“The phase 3 study of Soliris in NMOSD was the first ever randomized controlled study in NMOSD and was based on promising results from a single-center 14-patient open-label independent study conducted by the Mayo Clinic in which Soliris was shown to reduce relapse frequency,” she said.

The therapy has a boxed warning that meningococcal infections have occurred in patients treated with eculizumab. These have occurred infrequently but can become life-threatening if not treated early, Gault said.

Eculizumab is available under a Risk Evaluation and Mitigation Strategy, which requires patients to be vaccinated or receive prophylactic antibiotics against meningococcal infection before beginning treatment. Health care professionals must be certified in the REMS program to prescribe eculizumab, she said.

Patients receive a loading dose of 900 mg of eculizumab for 4 weeks and then 1,200 mg every 2 weeks.

“As a result of the strong data demonstrating Soliris’ substantial impact reducing relapses, there has been broad and rapid payer adoption of Soliris’ NMOSD coverage since the medicine’s approval in June 2019. In addition, we have multiple programs to help eligible patients access our medicines,” Gault said.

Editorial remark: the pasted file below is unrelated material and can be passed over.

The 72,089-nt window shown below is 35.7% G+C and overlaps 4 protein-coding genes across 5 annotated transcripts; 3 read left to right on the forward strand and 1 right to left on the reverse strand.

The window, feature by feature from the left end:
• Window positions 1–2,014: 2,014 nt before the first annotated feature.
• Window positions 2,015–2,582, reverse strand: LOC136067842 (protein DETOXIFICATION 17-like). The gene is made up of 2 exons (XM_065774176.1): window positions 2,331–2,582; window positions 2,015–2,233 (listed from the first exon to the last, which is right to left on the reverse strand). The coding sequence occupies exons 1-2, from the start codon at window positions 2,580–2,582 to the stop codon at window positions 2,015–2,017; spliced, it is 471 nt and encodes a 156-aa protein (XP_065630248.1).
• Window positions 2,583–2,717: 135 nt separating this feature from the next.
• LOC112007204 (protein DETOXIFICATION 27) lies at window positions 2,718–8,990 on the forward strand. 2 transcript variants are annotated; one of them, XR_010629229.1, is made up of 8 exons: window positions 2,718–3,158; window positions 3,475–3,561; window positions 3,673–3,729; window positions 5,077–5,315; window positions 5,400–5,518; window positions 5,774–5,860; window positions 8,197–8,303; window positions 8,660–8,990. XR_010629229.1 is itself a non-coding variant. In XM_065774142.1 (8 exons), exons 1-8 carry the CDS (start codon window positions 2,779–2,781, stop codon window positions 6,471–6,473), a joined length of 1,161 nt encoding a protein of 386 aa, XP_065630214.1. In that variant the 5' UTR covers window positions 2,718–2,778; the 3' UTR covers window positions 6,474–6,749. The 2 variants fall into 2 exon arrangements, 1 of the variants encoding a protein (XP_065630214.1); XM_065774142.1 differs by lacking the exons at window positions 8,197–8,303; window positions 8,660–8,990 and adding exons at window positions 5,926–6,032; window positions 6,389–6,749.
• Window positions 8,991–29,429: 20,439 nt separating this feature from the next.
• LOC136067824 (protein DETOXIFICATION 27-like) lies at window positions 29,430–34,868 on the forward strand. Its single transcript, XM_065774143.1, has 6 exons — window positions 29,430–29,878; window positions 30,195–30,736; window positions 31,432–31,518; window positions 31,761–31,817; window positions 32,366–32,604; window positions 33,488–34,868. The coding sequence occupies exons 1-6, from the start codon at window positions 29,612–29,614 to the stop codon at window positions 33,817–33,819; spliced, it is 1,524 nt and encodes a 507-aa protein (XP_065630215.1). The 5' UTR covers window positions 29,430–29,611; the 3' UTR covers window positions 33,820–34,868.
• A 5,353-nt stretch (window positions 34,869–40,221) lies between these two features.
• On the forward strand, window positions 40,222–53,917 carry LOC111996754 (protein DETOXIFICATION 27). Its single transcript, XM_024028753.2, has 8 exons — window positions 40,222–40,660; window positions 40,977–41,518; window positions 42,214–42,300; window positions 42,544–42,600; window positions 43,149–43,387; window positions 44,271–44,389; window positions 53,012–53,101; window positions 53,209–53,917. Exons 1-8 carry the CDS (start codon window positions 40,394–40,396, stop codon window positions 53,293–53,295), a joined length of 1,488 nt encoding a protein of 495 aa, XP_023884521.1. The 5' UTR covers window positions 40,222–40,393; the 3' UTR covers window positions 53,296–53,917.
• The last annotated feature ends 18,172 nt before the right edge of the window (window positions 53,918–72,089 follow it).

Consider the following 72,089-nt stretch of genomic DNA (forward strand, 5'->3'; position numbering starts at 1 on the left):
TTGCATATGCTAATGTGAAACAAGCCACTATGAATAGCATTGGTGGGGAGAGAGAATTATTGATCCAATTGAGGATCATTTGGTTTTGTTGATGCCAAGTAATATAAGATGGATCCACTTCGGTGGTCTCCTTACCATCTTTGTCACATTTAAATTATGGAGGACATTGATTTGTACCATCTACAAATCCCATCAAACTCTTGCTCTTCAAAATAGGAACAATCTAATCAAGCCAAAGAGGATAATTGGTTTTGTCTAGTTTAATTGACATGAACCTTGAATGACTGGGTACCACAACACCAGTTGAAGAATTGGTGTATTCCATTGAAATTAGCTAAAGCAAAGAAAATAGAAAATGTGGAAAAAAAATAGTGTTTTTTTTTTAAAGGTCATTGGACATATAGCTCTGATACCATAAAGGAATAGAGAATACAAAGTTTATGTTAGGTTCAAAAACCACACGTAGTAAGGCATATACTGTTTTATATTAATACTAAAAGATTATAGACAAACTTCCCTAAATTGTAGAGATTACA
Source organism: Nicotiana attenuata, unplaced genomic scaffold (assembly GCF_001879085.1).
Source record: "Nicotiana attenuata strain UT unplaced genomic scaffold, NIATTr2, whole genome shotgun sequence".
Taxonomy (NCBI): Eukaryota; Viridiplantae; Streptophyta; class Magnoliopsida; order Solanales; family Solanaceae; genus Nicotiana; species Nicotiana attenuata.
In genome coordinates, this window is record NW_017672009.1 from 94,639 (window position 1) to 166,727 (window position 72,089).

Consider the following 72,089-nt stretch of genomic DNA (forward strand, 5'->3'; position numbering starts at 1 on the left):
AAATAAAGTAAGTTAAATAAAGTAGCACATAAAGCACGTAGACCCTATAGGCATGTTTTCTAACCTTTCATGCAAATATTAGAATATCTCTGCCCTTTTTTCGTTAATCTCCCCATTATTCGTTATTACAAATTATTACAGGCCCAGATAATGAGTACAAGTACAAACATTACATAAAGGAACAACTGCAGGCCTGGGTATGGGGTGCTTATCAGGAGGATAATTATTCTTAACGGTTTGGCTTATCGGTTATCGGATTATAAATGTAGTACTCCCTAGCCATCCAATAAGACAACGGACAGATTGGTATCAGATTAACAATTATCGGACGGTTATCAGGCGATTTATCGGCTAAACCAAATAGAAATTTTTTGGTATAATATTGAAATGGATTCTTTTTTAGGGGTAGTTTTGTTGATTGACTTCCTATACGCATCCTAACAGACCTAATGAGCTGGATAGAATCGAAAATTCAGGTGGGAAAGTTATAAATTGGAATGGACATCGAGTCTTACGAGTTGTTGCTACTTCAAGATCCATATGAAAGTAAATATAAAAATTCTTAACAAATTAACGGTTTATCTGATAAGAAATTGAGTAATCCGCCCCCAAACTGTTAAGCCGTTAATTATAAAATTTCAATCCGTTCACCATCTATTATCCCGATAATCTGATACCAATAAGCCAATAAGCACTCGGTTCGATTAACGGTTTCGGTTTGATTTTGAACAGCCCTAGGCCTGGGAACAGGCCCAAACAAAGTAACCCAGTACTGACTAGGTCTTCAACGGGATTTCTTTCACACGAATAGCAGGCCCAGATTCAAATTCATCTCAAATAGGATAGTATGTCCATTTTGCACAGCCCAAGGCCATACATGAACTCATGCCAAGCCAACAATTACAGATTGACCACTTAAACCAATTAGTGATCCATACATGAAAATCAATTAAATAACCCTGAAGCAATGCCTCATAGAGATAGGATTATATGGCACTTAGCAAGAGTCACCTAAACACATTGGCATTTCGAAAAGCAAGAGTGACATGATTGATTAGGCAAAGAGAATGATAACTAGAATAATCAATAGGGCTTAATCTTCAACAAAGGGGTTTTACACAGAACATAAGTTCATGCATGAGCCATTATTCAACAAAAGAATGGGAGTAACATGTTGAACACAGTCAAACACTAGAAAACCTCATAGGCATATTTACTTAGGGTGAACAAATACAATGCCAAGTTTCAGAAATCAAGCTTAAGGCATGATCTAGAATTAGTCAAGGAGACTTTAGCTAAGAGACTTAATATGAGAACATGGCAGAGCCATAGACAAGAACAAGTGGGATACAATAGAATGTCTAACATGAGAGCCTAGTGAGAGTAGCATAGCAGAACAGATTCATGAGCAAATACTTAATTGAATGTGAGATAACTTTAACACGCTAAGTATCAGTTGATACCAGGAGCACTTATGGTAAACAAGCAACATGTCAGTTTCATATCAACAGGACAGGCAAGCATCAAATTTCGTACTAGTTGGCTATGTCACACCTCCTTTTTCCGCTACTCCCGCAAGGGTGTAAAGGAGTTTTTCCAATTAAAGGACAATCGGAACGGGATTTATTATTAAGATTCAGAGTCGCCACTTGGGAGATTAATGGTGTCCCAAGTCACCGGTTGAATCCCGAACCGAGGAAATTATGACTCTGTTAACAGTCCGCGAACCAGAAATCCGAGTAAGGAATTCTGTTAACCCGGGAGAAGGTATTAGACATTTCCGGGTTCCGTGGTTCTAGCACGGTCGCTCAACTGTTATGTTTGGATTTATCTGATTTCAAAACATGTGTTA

Uplizna

The approval of Uplizna, which received breakthrough therapy and orphan drug designations from the FDA before its approval, is based on results from the N-MOmentum trial, which included 230 patients. Inebilizumab demonstrated a 77% reduced risk for relapse in patients who were anti-AQP4 antibody positive compared with those given placebo.

Additionally, 89% of patients in the anti-AQP4 antibody-positive cohort remained relapse-free in the 6-month post-treatment period compared with 58% in a placebo cohort. The safety and tolerability profile was favorable, with the most common adverse reactions being urinary tract infections, nasopharyngitis, infusion reaction arthralgia and headache.

No benefit was seen in patients who were anti-AQP4 antibody negative.

“We are proud that Viela Bio’s first approved medicine has the potential to help thousands of patients with NMOSD, a progressive and debilitating neuroinflammatory disease. We are incredibly grateful to the patients, families and care partners who participated in and supported our research,” Bing Yao, PhD, CEO at Viela Bio, said in a press release.